Kai Kaljo, Loser. 1997. Still from video. 1 min 30 s

Kai Kaljo is primarily known as a video artist, although her work also includes painting, photography, fresco, stained glass, and installation art. Kaljo’s themes are inspired by her personal and everyday life extending into existential and social statements. Using black humour and irony, she often questions power relations in the art world, whether they are based on gender (male artists vs female artists), choice of artistic media (traditional art vs new media), geography (Estonia and Eastern Europe vs the international Western art world) or economic status (the precarity of freelance artists).

In the 1980s, Kaljo studied monumental painting, and in the 1990s she found herself in a new society, where state art commissions had suddenly disappeared and the art field of newly independent Estonia saw the emergence of new media. Her first notable moment of recognition came in 1994 with her site specific installation “Genesis and Disappearance of Life” at the 2nd Annual Exhibition of the Soros Center of Contemporary Arts, Estonia “Unexistent Art”.

Kaljo became known internationally in 1997 when she presented her first video “Loser” at the exhibition “Funny versus Bizarre” at the Contemporary Art Centre, Vilnius. The work was soon exhibited at other international shows as well. In the video, using laconic irony, Kaljo describes her lived reality as an Estonian woman artist – so far from the success stories heralded as part of the official cultural politics. She has addressed the precarious situation of artists in her later work, for example, in the photo installation “The more I work the poorer I am” (2006), depicting scenes from the artist’s work days during which she makes a loss of € 246.

The art historian Mari Laanemets has described Kai Kaljo’s work as “a sceptical meditation bordering on self-deprecation”. In the video “I am no Adamson-Eric” (2018) she plays with the idea of who is allowed to participate in the community of art (history). Kaljo tells the story of a conversation she had with her mother: when she was younger, she asked her mother, why she could not become an artist as multifaceted as the famous Estonian artist Adamson-Eric. Her mother snapped back at her: “But you are no Adamson-Eric!” In the video “Even the name is sometimes the same” (2017), also shown in Paris and Berlin at the Rencontres Internationales festival, Kaljo contemplates the randomness of human life, as she searches for figures who often remain in the background in historic photographs.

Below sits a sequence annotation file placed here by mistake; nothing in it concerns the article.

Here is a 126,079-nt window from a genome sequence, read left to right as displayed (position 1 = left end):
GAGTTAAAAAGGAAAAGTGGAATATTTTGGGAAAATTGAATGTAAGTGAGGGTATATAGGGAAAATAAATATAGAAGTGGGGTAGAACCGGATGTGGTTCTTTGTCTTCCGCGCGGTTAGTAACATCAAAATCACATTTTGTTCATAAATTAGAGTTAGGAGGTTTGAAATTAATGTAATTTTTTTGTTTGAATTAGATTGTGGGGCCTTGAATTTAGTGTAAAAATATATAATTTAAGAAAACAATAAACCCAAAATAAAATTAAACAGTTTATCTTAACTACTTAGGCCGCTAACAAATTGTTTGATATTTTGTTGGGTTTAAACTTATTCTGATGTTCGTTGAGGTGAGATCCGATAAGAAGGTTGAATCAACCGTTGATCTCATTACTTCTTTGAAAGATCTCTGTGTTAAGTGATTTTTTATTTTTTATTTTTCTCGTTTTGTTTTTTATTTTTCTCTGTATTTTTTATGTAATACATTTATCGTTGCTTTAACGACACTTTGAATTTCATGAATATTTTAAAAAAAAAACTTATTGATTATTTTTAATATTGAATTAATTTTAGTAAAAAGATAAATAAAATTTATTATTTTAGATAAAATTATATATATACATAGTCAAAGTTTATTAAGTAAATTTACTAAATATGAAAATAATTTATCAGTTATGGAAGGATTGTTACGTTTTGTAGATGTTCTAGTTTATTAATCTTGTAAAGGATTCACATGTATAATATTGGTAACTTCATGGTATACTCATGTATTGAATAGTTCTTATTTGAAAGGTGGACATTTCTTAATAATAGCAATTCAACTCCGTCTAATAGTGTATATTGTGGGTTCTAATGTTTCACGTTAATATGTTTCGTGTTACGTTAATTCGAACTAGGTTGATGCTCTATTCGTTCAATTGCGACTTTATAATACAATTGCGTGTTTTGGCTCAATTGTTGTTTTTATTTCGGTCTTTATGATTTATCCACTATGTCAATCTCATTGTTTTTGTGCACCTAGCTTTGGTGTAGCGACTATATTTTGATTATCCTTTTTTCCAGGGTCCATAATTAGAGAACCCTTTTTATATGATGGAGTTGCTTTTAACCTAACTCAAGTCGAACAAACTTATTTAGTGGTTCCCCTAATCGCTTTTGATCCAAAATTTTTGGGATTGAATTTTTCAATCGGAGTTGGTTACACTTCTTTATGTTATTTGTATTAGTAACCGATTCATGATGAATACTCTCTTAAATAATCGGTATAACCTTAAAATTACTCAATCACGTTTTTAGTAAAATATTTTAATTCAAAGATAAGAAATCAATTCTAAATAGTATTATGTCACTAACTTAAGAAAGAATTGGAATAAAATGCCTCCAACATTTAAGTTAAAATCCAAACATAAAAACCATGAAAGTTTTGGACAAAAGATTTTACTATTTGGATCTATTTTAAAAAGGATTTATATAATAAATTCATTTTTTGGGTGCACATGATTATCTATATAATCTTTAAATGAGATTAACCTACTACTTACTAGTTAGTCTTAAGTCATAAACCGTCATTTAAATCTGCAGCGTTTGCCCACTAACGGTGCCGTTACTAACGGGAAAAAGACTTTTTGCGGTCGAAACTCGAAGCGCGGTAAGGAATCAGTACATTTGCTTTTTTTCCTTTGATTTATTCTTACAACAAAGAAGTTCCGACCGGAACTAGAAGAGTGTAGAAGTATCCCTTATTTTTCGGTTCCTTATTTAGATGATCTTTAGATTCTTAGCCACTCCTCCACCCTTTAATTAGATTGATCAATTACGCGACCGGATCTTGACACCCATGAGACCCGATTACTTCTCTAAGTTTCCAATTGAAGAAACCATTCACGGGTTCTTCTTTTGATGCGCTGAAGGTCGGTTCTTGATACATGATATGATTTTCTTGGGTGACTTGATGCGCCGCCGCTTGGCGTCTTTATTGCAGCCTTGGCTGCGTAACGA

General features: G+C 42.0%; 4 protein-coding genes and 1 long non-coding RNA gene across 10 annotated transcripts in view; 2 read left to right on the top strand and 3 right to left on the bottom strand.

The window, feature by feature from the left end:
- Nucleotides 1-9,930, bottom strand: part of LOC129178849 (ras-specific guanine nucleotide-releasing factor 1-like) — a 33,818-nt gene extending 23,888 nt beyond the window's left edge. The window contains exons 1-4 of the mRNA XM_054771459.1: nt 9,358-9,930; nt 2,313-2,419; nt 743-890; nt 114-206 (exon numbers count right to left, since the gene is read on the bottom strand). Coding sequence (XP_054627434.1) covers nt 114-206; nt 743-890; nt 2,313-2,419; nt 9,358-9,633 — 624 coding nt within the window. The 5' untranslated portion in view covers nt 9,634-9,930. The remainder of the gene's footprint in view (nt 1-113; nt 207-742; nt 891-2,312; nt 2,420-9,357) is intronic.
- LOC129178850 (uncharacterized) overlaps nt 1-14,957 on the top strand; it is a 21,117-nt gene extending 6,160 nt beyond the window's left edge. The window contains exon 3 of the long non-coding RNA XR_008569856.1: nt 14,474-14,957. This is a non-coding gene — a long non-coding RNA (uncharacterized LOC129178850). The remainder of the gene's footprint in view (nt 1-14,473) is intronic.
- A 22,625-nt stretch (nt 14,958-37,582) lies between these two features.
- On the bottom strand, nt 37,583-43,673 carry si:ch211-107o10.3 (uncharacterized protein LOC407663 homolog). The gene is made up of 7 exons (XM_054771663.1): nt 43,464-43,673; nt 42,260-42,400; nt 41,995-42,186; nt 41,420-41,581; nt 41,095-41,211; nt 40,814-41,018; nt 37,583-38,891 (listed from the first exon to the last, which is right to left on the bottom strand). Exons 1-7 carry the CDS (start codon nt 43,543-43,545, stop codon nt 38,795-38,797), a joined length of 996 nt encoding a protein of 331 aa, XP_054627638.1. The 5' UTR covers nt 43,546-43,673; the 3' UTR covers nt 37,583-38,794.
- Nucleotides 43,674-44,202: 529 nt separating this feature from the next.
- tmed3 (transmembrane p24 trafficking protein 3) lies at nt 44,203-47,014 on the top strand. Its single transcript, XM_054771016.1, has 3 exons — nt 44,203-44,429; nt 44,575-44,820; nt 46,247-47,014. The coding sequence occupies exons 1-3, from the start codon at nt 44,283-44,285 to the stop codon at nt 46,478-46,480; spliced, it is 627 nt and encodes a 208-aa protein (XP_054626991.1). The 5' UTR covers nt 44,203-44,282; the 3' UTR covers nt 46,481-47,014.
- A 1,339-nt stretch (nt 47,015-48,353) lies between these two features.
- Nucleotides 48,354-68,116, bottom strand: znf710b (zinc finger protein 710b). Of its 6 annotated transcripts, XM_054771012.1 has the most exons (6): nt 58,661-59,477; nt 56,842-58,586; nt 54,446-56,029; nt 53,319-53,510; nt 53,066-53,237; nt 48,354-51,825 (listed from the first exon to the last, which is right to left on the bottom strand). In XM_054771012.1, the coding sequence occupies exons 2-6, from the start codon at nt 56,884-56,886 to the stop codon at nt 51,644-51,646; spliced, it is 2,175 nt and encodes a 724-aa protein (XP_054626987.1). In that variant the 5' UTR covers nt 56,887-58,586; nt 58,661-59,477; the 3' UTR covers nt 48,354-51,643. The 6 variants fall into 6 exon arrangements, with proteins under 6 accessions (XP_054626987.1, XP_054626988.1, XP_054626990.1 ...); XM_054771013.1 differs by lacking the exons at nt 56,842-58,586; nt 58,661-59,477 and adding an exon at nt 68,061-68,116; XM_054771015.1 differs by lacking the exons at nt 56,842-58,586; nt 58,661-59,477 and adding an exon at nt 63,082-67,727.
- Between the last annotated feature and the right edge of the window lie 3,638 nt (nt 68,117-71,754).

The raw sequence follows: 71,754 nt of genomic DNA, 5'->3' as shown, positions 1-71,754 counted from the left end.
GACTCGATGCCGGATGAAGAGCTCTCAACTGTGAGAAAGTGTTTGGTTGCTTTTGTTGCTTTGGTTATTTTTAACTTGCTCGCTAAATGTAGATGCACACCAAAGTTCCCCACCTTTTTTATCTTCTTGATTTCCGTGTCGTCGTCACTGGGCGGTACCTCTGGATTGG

“The public flatness and hidden beauty of life seem to step in front of Kai Kaljo’s camera lens all on their own accord,” writes Mari Laanemets. Often her spontaneous works seem to almost randomly capture a moment, for example, in “Silent Nation” (2009) or “I am looking at nature and nature is looking at me” (2008). The photo series “Invisible” (2019) depicts the view from the window of the Mazzano Romano residency, using the laconic image to conclude the artist’s experience of the residency. Aesthetically, Kaljo frequently uses the means of expression of DIY art, like hand-held cameras, filming computer screens, narrating the works herself, semi-random photographs. This seemingly random approach to filming creates a distinct contrast to the sharpness and ironic attitude of the art works.

In several works, Kaljo has used stories of herself or her family. For example, “Domestic Violence” (2001) is based on a tense conversation with her ex-partner, who is tied to a bed. “My Father’s Letters” (2014, Tartu Art Museum) is a captivating homage to her artist father, but at the same time it also includes an ironic and detached view on the subject matter. Kai Kaljo’s exhibition “Flowers” (2018) is also based on the artist’s family history – it is a reference to the artist’s grandmother, whose work as the decorator of tin wreaths was exhausting. At the time, her grandmother was not considered an artist. By painting flowers Kaljo also points out the suffocating attitude in the discourse of contemporary art, which does not take flower painting seriously, or only considers it suitable for women artists.

Kai Kaljo graduated from the painting department of the Estonian Academy of Arts (1990) and has since had solo exhibitions in Estonia as well as elsewhere in Europe. Kaljo has also participated in group exhibitions and film and video festivals all over the world. Her works belong to the collections of Moderna Museet, the Art Museum of Estonia and Sprengel Museum, among others. She has been awarded the Kristjan Raud Prize (2006), the Annual Award of Estonian Cultural Endowment (2000,) and the Award of the Annual Exhibition of the Soros Center for Contemporary Arts, Estonia (1994, 1998).

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